U.S. shale gas bonanza to spur China fuel trade growth
The mainland's imports of propane, butane and isobutene jumped 23pc on year in August
US exports of natural gas liquids, already at a record amid surging output from shale deposits, are poised to quadruple by 2020 as the expansion of the Panama Canal cuts shipping costs to Asia.
Deliveries of the fuels to foreign buyers averaged 555,000 barrels a day in July, the most in US government data going back to 1981. China's imports of propane, butane and isobutane, with uses as varied as home heating, chemical manufacturing and refrigeration, jumped 23 per cent in August from a year earlier, customs data show.
The Panama Canal expansion, slated for completion in 2015, will allow the transit of large tankers and put costs to ship US gas liquids to Asia on a par with deliveries from the Middle East, according to Sanford C. Bernstein & Co.
US exports would jump to 20 million metric tons by 2020 from the current 5 million tons, making the country the world's largest exporter of those fuels, ahead of Qatar and Saudi Arabia, Bernstein said.
"The Panama Canal widening is definitely a positive for propane and butane producers in the US who want to get rid of product," Bradley Olsen, director of midstream research at Tudor, Pickering, Holt & Co in Houston, said in an phone interview last week.
"We're going to be in a situation where the US is effectively increasing supply on the global market by about 30 per cent in the course of three or four years."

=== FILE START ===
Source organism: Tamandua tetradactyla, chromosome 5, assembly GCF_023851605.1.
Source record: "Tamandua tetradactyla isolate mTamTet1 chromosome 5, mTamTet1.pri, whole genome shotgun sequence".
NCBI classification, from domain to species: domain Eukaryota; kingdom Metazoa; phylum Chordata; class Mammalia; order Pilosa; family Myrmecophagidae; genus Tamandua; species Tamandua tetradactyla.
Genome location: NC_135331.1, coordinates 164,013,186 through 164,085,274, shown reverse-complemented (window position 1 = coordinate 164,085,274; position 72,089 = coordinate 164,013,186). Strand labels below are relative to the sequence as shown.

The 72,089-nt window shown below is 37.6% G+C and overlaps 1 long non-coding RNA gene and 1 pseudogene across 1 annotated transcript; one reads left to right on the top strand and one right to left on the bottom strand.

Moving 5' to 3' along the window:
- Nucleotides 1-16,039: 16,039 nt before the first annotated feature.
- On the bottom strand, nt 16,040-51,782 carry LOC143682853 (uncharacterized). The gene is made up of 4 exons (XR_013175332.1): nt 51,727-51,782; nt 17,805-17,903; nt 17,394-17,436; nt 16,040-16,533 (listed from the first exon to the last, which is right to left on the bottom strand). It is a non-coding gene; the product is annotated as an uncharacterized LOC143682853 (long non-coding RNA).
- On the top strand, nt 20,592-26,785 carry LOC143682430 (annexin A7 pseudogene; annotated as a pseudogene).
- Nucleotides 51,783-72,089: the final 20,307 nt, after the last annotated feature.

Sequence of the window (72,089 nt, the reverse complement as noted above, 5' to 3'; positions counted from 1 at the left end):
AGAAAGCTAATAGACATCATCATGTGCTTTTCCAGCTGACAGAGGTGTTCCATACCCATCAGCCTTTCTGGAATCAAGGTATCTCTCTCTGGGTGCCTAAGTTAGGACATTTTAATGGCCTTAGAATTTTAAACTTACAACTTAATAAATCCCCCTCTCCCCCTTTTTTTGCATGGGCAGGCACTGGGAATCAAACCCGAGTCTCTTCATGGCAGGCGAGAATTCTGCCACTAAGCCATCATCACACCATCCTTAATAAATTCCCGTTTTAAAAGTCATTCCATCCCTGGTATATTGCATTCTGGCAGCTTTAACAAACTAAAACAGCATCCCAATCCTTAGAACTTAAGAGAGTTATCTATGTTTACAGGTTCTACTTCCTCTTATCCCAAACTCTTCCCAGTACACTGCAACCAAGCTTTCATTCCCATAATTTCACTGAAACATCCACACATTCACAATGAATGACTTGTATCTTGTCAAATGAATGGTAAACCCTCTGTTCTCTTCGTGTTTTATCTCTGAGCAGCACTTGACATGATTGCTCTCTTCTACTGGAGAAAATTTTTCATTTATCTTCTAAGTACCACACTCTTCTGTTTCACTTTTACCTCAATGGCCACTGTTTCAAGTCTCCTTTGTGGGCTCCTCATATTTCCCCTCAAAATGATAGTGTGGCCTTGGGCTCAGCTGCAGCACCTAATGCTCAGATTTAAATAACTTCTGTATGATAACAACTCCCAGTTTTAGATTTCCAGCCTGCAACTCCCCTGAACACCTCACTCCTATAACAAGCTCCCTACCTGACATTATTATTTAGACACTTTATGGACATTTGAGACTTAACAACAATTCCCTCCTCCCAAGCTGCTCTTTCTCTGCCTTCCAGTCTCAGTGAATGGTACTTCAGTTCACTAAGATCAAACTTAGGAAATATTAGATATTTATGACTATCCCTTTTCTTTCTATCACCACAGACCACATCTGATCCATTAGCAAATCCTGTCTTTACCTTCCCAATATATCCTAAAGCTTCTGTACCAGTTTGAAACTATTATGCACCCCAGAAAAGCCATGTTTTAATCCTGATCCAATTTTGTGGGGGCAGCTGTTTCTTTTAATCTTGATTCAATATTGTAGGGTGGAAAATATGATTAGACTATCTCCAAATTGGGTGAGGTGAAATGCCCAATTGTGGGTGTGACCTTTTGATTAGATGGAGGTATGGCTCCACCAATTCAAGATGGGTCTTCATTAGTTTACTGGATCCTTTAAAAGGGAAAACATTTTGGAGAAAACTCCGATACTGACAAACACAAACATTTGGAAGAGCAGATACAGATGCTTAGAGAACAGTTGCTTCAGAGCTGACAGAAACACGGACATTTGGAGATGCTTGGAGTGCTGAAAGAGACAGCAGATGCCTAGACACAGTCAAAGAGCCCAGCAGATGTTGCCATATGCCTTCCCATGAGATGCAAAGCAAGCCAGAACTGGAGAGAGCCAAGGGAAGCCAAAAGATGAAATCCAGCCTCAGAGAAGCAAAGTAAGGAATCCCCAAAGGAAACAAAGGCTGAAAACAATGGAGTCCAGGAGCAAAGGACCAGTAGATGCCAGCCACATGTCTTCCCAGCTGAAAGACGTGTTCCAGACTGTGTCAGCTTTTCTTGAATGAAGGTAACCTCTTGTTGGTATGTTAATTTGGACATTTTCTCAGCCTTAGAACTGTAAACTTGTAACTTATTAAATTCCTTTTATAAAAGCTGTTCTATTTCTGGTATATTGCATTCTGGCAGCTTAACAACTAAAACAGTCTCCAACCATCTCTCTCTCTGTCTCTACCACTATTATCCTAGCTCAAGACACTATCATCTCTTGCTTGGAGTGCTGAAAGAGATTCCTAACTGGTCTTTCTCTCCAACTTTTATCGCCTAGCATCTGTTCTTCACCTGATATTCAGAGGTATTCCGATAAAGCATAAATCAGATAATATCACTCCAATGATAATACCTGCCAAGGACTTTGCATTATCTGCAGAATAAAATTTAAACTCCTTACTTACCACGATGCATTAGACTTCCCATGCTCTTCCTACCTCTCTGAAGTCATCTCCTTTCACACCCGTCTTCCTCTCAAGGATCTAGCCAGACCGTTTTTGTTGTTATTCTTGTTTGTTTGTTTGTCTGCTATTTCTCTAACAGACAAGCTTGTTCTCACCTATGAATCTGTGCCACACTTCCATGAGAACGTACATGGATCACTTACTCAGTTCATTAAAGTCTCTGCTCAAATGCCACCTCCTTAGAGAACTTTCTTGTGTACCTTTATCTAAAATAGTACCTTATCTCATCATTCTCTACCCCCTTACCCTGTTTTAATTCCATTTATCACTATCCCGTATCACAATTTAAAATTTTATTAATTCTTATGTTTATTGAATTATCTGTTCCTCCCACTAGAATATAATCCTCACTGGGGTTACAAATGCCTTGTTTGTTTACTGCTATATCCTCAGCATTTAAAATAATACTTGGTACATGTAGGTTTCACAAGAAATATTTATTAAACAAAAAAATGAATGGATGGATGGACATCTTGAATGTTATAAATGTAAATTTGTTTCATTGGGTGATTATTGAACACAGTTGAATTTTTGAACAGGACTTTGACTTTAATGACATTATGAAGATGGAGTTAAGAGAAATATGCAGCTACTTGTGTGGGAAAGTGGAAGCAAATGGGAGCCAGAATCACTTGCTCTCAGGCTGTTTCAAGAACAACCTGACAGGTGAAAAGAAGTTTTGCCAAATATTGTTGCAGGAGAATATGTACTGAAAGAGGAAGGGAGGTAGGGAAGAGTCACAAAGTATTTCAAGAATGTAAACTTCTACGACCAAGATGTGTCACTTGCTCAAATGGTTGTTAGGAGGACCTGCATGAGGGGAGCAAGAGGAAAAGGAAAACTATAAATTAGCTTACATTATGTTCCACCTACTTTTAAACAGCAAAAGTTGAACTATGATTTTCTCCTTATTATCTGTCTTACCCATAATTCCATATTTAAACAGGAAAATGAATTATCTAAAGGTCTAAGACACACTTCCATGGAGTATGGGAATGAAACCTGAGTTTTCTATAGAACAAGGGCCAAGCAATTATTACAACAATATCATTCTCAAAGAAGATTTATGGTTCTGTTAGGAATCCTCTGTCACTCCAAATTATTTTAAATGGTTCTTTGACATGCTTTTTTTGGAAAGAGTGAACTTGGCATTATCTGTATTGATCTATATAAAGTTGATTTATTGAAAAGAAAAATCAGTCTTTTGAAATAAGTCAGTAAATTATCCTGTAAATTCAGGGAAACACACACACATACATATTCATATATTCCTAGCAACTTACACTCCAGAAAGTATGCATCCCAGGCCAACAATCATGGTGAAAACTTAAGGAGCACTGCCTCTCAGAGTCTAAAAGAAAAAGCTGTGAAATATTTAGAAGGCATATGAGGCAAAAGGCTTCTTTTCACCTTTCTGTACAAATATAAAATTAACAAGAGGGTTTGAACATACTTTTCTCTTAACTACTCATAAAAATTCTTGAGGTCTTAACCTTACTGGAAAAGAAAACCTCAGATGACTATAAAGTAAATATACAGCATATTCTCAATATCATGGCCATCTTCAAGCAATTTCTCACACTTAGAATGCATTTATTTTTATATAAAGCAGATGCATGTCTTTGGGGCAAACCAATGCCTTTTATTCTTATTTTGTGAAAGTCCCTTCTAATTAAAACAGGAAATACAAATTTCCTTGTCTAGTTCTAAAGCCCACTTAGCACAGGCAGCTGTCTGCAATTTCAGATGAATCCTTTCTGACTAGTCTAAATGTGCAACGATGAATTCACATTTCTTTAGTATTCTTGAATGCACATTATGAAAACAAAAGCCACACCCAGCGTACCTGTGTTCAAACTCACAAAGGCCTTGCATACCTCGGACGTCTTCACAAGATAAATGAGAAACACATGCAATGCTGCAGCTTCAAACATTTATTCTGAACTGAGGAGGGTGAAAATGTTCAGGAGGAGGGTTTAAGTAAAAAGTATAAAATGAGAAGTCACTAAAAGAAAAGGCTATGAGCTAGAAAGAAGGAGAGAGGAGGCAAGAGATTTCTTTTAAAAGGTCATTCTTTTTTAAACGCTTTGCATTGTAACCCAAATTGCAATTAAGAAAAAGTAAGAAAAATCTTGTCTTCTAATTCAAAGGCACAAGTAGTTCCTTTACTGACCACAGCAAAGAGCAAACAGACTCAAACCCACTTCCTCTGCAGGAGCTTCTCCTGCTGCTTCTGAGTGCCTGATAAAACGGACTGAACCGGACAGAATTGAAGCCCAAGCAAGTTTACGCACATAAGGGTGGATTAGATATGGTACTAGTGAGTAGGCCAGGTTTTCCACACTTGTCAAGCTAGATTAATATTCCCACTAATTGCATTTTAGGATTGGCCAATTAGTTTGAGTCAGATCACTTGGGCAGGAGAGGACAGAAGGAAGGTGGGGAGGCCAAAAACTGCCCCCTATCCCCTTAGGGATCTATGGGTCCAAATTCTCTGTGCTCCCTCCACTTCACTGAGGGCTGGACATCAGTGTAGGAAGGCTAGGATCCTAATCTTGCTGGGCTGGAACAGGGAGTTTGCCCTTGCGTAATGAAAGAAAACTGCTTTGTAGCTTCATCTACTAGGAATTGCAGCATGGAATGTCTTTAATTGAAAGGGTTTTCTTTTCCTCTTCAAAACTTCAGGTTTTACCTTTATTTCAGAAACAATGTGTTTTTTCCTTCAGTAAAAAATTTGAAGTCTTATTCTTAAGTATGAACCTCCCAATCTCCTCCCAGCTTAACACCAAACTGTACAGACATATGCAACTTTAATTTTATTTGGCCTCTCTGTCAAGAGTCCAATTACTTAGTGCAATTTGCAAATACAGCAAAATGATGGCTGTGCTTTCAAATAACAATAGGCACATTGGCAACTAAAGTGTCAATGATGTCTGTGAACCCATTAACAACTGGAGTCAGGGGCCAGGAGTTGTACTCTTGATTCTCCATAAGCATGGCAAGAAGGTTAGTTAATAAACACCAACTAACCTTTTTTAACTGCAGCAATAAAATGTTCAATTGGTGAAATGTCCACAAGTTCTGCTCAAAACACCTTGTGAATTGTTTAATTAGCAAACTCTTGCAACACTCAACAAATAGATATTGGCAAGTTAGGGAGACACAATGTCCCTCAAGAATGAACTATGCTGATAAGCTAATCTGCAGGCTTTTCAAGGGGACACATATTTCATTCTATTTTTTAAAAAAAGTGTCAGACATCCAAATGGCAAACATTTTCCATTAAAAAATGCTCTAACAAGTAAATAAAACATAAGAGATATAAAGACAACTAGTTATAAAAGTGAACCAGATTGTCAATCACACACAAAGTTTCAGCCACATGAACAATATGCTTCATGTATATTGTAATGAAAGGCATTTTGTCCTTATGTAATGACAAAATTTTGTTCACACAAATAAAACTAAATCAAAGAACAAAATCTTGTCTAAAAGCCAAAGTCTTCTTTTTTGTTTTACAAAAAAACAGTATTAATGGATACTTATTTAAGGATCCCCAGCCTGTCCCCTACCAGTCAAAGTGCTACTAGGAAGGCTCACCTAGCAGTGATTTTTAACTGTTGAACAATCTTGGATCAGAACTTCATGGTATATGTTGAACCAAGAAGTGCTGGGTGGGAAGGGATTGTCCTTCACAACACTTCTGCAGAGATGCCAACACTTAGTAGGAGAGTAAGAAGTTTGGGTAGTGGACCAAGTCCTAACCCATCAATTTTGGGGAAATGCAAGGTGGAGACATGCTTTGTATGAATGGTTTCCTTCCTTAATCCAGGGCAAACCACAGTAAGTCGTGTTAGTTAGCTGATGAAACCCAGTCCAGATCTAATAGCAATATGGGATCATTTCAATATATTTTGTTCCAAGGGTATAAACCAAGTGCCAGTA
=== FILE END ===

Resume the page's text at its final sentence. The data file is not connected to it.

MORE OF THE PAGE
Propane has climbed 29 per cent this year. Hydraulic fracturing, a drilling technique in which water, sand and chemicals are blasted underground to force out natural gas and crude trapped in layers of rock, has led to a surge in US production of hydrocarbons including NGLs.
US natural gas output totalled 65.7 billion cubic feet a day last year, making the country the world's largest producer of the fuel since 2009, according to BP Statistical Review of World Energy.
Oil production rose to 7.83 million barrels a day in the week ended September 13, the highest level since May 1989, US Energy Information Administration data show.
The US met 87 per cent of its own energy needs in the first six months of 2013, on pace to be the highest annual rate since 1986, according to the EIA, the Energy Department's statistical arm.
US exports of propane, an LPG, or liquefied petroleum gas, used for heating, cooking and the manufacture of chemicals and plastics, totalled a record 271,000 barrels a day in July, up 62 per cent from the same period last year, EIA data show. Exports have jumped 15-fold from July 2008.